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This Wildlife Photographer of the Year winning image showcases two beautiful golden snub-nosed monkeys set among the temperate forest in which they live.
They represent the poorly known primate diversity found in China, much of which is silently sliding toward extinction.
The endangered monkeys, with golden fur framing their blue faces, are little known outside of their native range in the Qinling Mountains of central China.
In addition to its 1.41 billion people, China is also home to a surprising diversity of non-human primates.
Found living across the country's mountains, forests, cities and mangroves, there are 25 species of monkeys and apes native to China, including gibbons, langurs, lorises and macaques.
But many of these species face an uncertain future. Currently 80% of the primate species found within China are thought to be threatened. This means that they are listed by the International Union for the Conservation of Nature (IUCN) as vulnerable, endangered or critically endangered.
Prof Paul Garber, a primatologist at the University of Illinois, has recently co-authored a paper assessing the conservation status of China's primates.
'Up to 10 of these species have fewer than 500 individuals remaining, while two species of gibbons have fewer than 30 individuals,' says Paul.
'For some of these, the populations have lost much of their genetic diversity and the species are effectively extinct.'
The golden snub-nosed monkey is no exception. Even though as many as 22,500 of them are thought to survive in the temperate forests blanketing the mountains on which they live, the populations are highly fragmented.
Threatened by habitat destruction, they have been pushed further and further into the lofty heights of central China.
Images such as The Golden Couple are helping to highlight the plight of such incredible primates, which are often passed over for more charismatic species.
Asia is one of the richest and most diverse places on the planet when it comes to the sheer number of primate species.
Containing roughly 20% of all known primate species, this amazing diversity of monkeys and apes is largely a result of the huge assortment of habitats found on the continent, coupled with the thousands of islands scattered across the ocean.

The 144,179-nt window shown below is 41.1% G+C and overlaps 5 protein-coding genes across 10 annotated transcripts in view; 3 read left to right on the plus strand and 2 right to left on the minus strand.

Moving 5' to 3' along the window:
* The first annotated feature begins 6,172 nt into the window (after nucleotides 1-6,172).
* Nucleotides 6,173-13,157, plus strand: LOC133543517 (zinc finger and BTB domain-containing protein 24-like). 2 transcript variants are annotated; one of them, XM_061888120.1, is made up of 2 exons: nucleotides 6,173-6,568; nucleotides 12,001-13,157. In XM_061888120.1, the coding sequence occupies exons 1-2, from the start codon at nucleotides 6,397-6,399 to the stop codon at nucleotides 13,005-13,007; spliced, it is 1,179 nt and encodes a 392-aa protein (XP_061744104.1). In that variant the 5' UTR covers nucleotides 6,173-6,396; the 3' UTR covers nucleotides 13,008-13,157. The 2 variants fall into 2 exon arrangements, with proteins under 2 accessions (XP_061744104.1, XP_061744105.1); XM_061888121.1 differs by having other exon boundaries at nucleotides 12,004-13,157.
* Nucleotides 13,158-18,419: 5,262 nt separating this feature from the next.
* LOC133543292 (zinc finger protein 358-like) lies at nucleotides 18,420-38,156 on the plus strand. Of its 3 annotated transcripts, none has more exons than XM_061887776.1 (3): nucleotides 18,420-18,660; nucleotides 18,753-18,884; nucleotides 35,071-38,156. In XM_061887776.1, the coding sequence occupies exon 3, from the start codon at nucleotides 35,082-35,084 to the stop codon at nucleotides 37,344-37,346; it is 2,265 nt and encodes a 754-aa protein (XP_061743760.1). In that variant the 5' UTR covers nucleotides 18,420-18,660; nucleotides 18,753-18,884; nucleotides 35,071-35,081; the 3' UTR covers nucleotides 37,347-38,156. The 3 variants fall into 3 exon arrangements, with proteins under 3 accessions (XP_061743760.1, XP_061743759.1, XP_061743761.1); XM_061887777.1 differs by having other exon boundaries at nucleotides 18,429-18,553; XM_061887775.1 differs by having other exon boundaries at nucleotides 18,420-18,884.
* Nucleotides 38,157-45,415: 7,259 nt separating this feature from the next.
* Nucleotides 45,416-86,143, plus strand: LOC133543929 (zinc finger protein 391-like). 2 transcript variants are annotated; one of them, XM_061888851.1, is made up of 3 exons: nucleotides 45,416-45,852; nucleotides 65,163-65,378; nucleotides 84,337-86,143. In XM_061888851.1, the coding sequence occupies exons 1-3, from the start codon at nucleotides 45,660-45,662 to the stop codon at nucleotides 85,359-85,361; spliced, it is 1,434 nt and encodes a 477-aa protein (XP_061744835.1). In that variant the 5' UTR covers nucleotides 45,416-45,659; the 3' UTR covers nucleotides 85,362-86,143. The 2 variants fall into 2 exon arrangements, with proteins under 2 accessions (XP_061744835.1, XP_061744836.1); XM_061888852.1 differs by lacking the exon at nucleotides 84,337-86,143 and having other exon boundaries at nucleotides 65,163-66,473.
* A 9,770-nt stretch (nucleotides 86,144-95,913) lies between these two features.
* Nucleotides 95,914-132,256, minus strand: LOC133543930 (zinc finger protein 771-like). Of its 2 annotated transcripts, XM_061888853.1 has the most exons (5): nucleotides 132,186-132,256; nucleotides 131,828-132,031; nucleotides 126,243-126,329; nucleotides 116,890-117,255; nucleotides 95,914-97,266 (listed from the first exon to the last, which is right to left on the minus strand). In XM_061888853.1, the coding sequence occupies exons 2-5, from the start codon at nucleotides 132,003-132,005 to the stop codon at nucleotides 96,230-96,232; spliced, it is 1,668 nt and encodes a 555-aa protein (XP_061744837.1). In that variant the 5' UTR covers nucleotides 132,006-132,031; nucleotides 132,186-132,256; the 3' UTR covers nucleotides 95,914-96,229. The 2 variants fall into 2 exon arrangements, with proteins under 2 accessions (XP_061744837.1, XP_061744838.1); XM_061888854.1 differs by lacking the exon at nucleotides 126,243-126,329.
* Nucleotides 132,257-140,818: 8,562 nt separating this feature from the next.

Prof Helen Chatterjee, who has studied the speciation of primates in southeast Asia at University College London, says, 'Asia is a very active area and has been for a long time.
'The region has three major plates converging which has led to a lot of tectonic activity for over the last 20 million years. This created a whole range of quite dynamic environments forming lots of suitable habitats that has led to a proliferation of primates.'
This has resulted in species adapted to tropical rainforests, coastal mangroves, temperate forests and even mountains covered by snow for half the year.
As human populations expand, the need for more land and space grows with it, and people are encroaching into all of these environments. The main outcome of this is that many species of monkeys and apes are being pushed closer to the edge of extinction.
But evidence suggests that this phenomenon is not entirely new.
The current wealth and variety of primates is thought to be only a shadow of the diversity that once existed in Asia just a few thousand years ago.
Several dynasties ago, at the same time the Roman Empire was dominating Europe, communities were often still based around small homesteads and villages. In the productive river basins and mountains of eastern Asia entire cities were flourishing, bustling with millions of people.
Then, as now, these thriving epicentres of human activity had major impacts on the environment.